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House passes a bill giving police security to families of Supreme Court justices

Sen. John Cornyn, R-Texas, walks on Capitol Hill in Washington, Thursday, June 9, 2022.
Patrick Semansky
/
AP
Sen. John Cornyn, R-Texas, walks on Capitol Hill in Washington, Thursday, June 9, 2022.

Updated June 16, 2022 at 10:45 AM ET

A bill that would grant security to families of Supreme Court justices passed the House of Representatives this week and will now go to President Biden for a decision.

The bill proceeded on Tuesday with 396 House members voting in favor of the legislation, and 27 House members — all Democrats — voting against it.

The Supreme Court Police Parity Act would provide police protection to the immediate families of the nine justices and other officers of the court, if the "Marshal determines such protection is necessary," the legislation says.

The legislation was introduced by Sen. John Cornyn, a Texas Republican, and unanimously passed the Senate last month.

"Threats to the physical safety of Supreme Court Justices and their families are disgraceful, and attempts to intimidate and influence the independence of our judiciary cannot be tolerated," Cornyn said in a previous statement.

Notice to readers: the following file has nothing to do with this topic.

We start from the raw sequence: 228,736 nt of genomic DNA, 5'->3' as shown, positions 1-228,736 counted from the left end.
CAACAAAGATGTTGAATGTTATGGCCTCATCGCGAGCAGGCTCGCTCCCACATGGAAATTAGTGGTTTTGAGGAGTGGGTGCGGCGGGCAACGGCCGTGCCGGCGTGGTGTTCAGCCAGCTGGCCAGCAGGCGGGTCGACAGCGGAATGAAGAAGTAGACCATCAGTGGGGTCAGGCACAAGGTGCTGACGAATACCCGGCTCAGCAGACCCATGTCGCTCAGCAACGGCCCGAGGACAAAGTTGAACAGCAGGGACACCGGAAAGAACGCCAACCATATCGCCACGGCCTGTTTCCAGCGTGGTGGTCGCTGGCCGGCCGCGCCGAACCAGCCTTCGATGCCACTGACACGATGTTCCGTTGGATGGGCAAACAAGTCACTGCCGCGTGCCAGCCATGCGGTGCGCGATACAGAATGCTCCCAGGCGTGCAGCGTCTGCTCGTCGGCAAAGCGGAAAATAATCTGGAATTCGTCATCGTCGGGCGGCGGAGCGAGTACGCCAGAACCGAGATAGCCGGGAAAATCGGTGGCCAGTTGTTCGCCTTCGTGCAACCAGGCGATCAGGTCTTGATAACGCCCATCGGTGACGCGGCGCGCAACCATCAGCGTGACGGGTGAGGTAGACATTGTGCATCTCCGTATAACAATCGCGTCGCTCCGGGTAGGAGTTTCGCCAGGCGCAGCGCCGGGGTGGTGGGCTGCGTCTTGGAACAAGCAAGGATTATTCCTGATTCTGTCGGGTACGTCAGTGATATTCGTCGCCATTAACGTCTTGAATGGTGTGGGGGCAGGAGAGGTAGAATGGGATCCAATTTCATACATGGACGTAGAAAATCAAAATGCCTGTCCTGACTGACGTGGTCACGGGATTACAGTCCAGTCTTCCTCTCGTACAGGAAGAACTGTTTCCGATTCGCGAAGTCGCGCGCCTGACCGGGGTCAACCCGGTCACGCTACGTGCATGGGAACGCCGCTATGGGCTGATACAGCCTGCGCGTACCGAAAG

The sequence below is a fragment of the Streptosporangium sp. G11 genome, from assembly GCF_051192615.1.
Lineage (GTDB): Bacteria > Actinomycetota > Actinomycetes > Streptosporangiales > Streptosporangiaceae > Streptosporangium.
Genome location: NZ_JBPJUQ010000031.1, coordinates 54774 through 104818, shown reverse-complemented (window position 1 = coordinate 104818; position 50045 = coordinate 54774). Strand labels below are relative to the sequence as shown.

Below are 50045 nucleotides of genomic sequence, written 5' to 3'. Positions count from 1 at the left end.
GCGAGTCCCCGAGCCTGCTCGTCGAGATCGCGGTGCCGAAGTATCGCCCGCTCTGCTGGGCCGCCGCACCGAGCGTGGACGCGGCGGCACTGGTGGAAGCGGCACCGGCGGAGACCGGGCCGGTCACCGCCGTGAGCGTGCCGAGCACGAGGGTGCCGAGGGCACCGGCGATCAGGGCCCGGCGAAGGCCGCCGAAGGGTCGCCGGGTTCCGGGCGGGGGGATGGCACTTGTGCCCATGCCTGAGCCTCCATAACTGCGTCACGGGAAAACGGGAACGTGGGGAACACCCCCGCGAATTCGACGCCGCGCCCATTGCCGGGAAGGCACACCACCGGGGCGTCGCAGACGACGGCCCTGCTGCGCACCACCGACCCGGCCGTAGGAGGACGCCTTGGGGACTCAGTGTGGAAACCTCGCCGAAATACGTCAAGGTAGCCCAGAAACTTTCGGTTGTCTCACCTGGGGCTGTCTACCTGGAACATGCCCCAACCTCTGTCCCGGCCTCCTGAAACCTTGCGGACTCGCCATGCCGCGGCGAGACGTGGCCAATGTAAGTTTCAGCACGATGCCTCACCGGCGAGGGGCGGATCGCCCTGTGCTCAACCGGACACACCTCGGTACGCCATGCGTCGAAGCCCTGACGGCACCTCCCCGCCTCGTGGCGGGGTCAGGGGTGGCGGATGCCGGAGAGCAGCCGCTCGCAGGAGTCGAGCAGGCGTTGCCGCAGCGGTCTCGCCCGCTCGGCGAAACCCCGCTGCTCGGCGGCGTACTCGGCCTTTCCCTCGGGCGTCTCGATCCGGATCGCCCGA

On Wednesday, the Justice Department indicted a California man for attempting to murder Supreme Court Justice Brett Kavanaugh. The man was arrested near Kavanaugh's Maryland home last week.

Earlier this week, antisemitic fliers were also found near Kavanaugh's home, the Montgomery County Police Department confirmed.

In May, a protest and vigil was organized at Justice Samuel Alito's house following a leak of a draft Supreme Court opinion that, if unchanged, would overturn Roe v. Wade, the 1973 case that federally legalized abortions.

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